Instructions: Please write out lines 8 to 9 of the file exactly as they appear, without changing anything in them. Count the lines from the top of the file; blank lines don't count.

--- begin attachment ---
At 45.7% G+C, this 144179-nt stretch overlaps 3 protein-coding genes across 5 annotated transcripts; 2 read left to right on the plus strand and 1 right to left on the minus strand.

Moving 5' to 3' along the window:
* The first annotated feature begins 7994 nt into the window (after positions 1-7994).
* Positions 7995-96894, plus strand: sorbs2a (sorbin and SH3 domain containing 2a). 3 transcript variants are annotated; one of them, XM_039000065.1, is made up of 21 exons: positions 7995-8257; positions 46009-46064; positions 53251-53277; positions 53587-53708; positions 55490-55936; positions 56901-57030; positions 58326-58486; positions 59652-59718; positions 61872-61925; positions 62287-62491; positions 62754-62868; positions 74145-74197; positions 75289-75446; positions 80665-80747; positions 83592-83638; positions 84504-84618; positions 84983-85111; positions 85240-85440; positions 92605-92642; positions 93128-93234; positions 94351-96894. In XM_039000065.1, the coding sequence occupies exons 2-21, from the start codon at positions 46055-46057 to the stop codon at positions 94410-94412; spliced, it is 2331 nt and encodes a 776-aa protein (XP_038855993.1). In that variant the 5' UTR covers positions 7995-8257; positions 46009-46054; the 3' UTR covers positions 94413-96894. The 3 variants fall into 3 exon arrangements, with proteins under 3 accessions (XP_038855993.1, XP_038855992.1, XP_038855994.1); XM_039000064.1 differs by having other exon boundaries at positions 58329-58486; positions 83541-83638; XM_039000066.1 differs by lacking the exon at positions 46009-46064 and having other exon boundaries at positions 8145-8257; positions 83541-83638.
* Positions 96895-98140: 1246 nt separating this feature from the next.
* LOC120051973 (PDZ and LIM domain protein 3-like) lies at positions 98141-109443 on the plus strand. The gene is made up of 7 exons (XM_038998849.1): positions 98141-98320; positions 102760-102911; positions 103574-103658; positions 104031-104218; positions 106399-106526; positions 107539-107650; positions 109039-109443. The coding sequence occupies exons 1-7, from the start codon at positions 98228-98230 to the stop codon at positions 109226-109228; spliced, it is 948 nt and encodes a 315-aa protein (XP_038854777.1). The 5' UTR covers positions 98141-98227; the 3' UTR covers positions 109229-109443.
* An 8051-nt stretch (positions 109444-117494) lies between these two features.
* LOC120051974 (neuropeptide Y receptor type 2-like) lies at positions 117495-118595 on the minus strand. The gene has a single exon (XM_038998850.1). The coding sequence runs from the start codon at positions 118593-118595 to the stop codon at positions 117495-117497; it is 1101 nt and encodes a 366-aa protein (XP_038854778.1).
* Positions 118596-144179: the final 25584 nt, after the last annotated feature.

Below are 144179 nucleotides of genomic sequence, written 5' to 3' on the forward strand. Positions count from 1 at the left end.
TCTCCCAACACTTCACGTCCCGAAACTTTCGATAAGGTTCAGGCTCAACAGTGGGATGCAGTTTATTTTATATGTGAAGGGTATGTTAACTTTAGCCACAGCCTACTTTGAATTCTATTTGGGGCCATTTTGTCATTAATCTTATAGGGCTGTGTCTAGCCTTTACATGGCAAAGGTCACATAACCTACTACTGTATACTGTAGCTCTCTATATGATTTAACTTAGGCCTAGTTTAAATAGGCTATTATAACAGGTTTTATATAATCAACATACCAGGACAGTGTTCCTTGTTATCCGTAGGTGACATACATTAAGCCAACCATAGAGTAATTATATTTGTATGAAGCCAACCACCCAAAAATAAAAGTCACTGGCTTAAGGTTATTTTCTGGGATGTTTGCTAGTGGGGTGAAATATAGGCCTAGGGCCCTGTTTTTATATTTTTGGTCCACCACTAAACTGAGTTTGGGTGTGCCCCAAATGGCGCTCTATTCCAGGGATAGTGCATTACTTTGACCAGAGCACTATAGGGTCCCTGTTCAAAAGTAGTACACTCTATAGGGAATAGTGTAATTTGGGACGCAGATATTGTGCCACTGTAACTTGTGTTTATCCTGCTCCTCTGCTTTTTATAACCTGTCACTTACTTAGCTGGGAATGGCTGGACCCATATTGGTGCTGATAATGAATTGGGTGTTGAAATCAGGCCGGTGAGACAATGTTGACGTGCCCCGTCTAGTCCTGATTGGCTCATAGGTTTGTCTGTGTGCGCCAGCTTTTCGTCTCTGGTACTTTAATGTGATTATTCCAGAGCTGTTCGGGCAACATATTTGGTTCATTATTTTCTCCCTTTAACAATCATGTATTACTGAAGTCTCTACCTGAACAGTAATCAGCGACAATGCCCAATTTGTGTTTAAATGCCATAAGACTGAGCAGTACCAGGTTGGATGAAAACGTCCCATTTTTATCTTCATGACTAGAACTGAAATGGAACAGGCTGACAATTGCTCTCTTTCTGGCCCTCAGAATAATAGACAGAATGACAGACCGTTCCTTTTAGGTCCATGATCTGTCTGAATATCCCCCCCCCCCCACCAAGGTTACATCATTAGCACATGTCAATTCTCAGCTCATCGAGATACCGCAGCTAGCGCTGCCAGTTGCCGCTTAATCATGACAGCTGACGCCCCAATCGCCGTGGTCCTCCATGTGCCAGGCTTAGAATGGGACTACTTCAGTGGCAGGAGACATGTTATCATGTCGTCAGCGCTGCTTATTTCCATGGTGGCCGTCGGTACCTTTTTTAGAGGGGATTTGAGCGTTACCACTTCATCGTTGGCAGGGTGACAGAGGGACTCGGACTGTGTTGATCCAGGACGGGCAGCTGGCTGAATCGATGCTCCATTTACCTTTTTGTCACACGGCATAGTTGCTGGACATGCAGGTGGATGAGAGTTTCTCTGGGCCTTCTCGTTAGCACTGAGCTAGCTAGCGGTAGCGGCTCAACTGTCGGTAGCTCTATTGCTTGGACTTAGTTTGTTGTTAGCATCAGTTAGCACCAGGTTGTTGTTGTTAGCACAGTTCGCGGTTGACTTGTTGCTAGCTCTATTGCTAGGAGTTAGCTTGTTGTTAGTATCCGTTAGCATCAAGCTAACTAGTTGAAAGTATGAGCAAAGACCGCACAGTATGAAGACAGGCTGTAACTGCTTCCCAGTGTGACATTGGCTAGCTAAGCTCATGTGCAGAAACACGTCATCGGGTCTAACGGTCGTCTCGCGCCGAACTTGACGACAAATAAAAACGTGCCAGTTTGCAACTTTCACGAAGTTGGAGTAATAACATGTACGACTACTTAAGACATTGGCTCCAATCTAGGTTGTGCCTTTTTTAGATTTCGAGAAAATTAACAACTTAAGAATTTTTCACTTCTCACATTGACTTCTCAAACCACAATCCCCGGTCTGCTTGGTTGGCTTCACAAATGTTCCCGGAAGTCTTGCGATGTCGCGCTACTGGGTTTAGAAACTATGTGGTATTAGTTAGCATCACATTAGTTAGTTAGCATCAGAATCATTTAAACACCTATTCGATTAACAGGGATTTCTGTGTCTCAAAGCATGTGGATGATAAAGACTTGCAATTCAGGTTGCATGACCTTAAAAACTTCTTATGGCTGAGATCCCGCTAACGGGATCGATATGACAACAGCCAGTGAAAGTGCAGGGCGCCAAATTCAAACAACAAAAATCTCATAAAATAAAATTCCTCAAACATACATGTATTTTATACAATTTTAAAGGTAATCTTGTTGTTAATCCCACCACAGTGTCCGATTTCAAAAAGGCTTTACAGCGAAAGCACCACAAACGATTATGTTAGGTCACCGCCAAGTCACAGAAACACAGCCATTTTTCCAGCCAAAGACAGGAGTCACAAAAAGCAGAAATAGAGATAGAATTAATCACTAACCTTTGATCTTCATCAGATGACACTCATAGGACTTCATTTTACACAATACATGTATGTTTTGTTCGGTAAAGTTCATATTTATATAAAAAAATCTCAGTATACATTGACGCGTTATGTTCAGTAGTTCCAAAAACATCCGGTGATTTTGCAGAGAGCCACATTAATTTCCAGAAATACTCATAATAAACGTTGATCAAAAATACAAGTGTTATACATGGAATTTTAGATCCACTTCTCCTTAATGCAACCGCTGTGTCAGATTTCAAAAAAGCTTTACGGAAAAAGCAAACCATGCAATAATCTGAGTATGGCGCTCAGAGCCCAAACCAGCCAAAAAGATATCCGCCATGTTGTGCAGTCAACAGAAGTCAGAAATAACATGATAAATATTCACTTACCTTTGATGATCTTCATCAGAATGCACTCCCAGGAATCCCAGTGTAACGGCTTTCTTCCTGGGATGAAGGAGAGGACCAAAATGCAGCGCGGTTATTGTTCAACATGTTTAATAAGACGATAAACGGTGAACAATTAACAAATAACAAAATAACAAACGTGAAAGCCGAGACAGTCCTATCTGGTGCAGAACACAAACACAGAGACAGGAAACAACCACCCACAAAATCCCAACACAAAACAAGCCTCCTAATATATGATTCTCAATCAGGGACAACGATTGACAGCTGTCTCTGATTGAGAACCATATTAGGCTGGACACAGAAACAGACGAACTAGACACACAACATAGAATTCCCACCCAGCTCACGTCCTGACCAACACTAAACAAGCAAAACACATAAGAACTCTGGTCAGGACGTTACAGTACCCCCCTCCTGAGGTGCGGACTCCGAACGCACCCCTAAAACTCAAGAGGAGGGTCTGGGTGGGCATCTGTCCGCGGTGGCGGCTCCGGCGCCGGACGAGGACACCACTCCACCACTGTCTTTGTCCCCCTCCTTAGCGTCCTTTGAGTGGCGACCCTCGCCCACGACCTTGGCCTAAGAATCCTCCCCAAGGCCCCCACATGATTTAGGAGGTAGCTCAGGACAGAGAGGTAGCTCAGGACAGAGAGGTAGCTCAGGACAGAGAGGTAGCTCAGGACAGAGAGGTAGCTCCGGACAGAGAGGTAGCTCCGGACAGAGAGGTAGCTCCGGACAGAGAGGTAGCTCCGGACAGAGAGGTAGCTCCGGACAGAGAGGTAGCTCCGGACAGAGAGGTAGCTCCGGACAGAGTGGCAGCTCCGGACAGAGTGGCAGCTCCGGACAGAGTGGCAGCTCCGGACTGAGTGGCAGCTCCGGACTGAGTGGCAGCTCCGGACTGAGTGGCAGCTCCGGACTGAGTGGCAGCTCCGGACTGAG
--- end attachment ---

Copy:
* LOC120051974 (neuropeptide Y receptor type 2-like) lies at positions 117495-118595 on the minus strand. The gene has a single exon (XM_038998850.1). The coding sequence runs from the start codon at positions 118593-118595 to the stop codon at positions 117495-117497; it is 1101 nt and encodes a 366-aa protein (XP_038854778.1).
* Positions 118596-144179: the final 25584 nt, after the last annotated feature.